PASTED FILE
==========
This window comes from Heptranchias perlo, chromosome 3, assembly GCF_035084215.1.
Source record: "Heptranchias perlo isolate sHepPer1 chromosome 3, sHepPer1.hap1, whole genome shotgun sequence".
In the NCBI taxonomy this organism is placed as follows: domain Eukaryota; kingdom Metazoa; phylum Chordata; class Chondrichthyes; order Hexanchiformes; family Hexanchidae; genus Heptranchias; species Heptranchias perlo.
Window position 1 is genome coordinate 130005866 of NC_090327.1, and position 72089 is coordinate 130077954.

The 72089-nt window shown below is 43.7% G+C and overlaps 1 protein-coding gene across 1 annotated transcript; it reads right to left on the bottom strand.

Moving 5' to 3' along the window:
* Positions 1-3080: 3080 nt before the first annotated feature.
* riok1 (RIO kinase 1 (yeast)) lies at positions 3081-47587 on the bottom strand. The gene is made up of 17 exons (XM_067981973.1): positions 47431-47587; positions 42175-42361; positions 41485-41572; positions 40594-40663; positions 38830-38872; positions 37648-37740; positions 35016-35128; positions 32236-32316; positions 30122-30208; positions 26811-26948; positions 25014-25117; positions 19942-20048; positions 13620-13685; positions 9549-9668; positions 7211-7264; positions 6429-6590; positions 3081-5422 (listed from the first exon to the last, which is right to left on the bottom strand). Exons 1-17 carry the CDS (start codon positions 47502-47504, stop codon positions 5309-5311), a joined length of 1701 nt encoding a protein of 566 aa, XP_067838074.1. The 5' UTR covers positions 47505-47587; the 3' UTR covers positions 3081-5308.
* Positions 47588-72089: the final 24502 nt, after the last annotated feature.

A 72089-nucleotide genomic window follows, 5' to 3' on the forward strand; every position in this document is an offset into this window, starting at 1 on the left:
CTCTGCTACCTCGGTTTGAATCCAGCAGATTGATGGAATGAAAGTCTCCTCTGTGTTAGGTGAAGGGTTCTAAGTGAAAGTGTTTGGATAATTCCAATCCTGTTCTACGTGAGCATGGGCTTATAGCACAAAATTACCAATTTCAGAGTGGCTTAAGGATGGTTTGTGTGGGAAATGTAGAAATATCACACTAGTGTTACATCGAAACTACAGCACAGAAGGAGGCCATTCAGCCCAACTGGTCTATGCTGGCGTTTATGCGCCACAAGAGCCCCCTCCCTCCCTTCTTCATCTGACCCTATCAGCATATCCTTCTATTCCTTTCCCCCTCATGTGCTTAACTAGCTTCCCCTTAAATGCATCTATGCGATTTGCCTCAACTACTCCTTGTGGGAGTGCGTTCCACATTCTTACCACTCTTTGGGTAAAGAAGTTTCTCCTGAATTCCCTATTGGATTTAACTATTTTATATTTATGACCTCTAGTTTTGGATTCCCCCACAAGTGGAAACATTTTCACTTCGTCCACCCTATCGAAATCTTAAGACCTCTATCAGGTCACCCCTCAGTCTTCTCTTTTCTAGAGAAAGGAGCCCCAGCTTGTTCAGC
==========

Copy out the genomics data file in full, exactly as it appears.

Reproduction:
This window comes from Heptranchias perlo, chromosome 3, assembly GCF_035084215.1.
Source record: "Heptranchias perlo isolate sHepPer1 chromosome 3, sHepPer1.hap1, whole genome shotgun sequence".
In the NCBI taxonomy this organism is placed as follows: domain Eukaryota; kingdom Metazoa; phylum Chordata; class Chondrichthyes; order Hexanchiformes; family Hexanchidae; genus Heptranchias; species Heptranchias perlo.
Window position 1 is genome coordinate 130005866 of NC_090327.1, and position 72089 is coordinate 130077954.

The 72089-nt window shown below is 43.7% G+C and overlaps 1 protein-coding gene across 1 annotated transcript; it reads right to left on the bottom strand.

Moving 5' to 3' along the window:
* Positions 1-3080: 3080 nt before the first annotated feature.
* riok1 (RIO kinase 1 (yeast)) lies at positions 3081-47587 on the bottom strand. The gene is made up of 17 exons (XM_067981973.1): positions 47431-47587; positions 42175-42361; positions 41485-41572; positions 40594-40663; positions 38830-38872; positions 37648-37740; positions 35016-35128; positions 32236-32316; positions 30122-30208; positions 26811-26948; positions 25014-25117; positions 19942-20048; positions 13620-13685; positions 9549-9668; positions 7211-7264; positions 6429-6590; positions 3081-5422 (listed from the first exon to the last, which is right to left on the bottom strand). Exons 1-17 carry the CDS (start codon positions 47502-47504, stop codon positions 5309-5311), a joined length of 1701 nt encoding a protein of 566 aa, XP_067838074.1. The 5' UTR covers positions 47505-47587; the 3' UTR covers positions 3081-5308.
* Positions 47588-72089: the final 24502 nt, after the last annotated feature.

A 72089-nucleotide genomic window follows, 5' to 3' on the forward strand; every position in this document is an offset into this window, starting at 1 on the left:
CTCTGCTACCTCGGTTTGAATCCAGCAGATTGATGGAATGAAAGTCTCCTCTGTGTTAGGTGAAGGGTTCTAAGTGAAAGTGTTTGGATAATTCCAATCCTGTTCTACGTGAGCATGGGCTTATAGCACAAAATTACCAATTTCAGAGTGGCTTAAGGATGGTTTGTGTGGGAAATGTAGAAATATCACACTAGTGTTACATCGAAACTACAGCACAGAAGGAGGCCATTCAGCCCAACTGGTCTATGCTGGCGTTTATGCGCCACAAGAGCCCCCTCCCTCCCTTCTTCATCTGACCCTATCAGCATATCCTTCTATTCCTTTCCCCCTCATGTGCTTAACTAGCTTCCCCTTAAATGCATCTATGCGATTTGCCTCAACTACTCCTTGTGGGAGTGCGTTCCACATTCTTACCACTCTTTGGGTAAAGAAGTTTCTCCTGAATTCCCTATTGGATTTAACTATTTTATATTTATGACCTCTAGTTTTGGATTCCCCCACAAGTGGAAACATTTTCACTTCGTCCACCCTATCGAAATCTTAAGACCTCTATCAGGTCACCCCTCAGTCTTCTCTTTTCTAGAGAAAGGAGCCCCAGCTTGTTCAGC